News Articles

Pro-life women in S.D. legislature destroying abortion myths

PIERRE, S.D. (BP)–Slowly but surely, female legislators in South Dakota are shattering the myth that says male politicians are the only ones who support abortion restrictions.

Of the 16 women in the South Dakota House and Senate, 11 voted in February for a bill that would ban all abortions in the state, unless it’s necessary to save the mother’s life. Signed into law Feb. 6 by Republican Gov. Mike Rounds, the effort is a direct challenge to the U.S. Supreme Court’s 1973 Roe v. Wade decision that legalized abortion nationwide. The law would go into effect July 1, although it likely will be struck down before then in federal court. Supporters hope the high court takes the case and overturns Roe.

“I just turned 40 this year, and I think it’s extremely important that women my age speak out and say that abortion hurts women,” South Dakota state Rep. Keri K. Weems, a Republican who represents part of Sioux Falls and who voted for the bill, told Baptist Press. “We want to not only protect women but also to protect babies.”

The bill crossed party lines, receiving the support of the majority of Democratic women (four out of five voted for it) and Republican women (seven of 11 supported it). The Senate sponsor was Julie Bartling, a Democrat.

“I think the time has come that [abortion] needs to be brought before the Supreme Court — simply because 33 years have passed [since Roe],” Bartling told Baptist Press. “This legislative body has taken the bull by the horns for the last few years.”

Polls show that men and women in the U.S. have similar attitudes about abortion. An aggregate of Gallup abortion polls from 2001-2003 showed that 45 percent of men and 43 percent of women considered themselves “pro-life.” By contrast, 47 percent of men and 48 percent of women called themselves “pro-choice.”

But when asked detailed questions, women become even more pro-life. A poll of 3,300 American women released in 2003 by the pro-choice Center for the Advancement of Women showed that 51 percent favored banning abortion in the overwhelming majority of cases. Seventeen percent said abortion should never be available, while 34 percent said it should be available only in cases of rape, incest and saving the mother’s life.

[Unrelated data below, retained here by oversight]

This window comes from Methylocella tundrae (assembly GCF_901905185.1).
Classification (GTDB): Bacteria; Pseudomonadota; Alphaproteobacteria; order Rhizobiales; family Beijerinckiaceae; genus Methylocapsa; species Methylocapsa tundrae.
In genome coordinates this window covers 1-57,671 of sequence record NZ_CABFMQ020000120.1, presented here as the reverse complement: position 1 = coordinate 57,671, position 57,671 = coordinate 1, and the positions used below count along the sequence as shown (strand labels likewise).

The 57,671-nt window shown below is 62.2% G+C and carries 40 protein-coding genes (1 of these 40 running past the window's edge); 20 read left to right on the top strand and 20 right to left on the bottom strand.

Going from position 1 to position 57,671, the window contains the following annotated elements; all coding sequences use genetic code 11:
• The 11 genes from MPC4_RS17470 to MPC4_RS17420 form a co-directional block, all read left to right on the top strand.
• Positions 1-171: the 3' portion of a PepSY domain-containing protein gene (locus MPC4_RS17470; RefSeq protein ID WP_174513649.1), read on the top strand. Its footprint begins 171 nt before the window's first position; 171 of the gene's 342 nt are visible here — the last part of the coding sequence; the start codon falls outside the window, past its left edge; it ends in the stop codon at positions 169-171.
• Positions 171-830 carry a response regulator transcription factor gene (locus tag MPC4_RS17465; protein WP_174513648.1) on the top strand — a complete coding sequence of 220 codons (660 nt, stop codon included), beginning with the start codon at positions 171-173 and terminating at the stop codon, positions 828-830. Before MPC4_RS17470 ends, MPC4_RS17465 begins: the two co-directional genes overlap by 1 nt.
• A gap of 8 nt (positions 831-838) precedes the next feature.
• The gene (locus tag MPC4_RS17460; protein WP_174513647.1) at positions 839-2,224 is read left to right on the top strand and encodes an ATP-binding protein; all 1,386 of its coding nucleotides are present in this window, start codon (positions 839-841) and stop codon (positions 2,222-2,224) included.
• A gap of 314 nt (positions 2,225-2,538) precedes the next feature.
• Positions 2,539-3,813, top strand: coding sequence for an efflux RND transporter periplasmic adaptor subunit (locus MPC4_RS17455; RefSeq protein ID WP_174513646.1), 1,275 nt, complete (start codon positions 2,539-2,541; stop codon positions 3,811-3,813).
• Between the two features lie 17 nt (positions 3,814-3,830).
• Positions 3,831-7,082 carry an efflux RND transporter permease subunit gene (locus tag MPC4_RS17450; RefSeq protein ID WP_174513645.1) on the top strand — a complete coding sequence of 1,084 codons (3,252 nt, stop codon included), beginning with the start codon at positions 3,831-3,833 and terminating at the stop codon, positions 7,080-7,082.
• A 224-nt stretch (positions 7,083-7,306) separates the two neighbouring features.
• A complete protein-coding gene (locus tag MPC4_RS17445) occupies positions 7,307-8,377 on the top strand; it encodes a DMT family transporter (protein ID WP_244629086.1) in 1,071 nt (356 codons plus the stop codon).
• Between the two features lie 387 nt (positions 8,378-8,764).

Nevertheless, the belief that men should not have a say on abortion laws — and that women don’t support such laws — still persists. When President Bush signed the ban on partial-birth abortion in 2003, he was surrounded by nine male politicians — a photo-op that made even his supporters cringe. Upon seeing a photo of the signing, Boston Globe columnist Ellen Goodman wrote: “It’s a single-sex class photo of men making laws governing something they will never have: a womb.” She later noted: “[W]hen President Clinton vetoed a similar bill, he was surrounded by women.”

After South Dakota’s legislature passed its abortion ban, columnist Jeffrey Page of The Record newspaper in New Jersey asserted: “As far as anyone knows, Mike Rounds, the governor of South Dakota, has never been pregnant and never in need of an abortion. Despite this, Rounds is prepared to sign into law the most restrictive antiabortion law in the United States.” The column’s headline screamed: “South Dakota declares war on women.”

But South Dakota’s female legislators are trying to change America’s perceptions.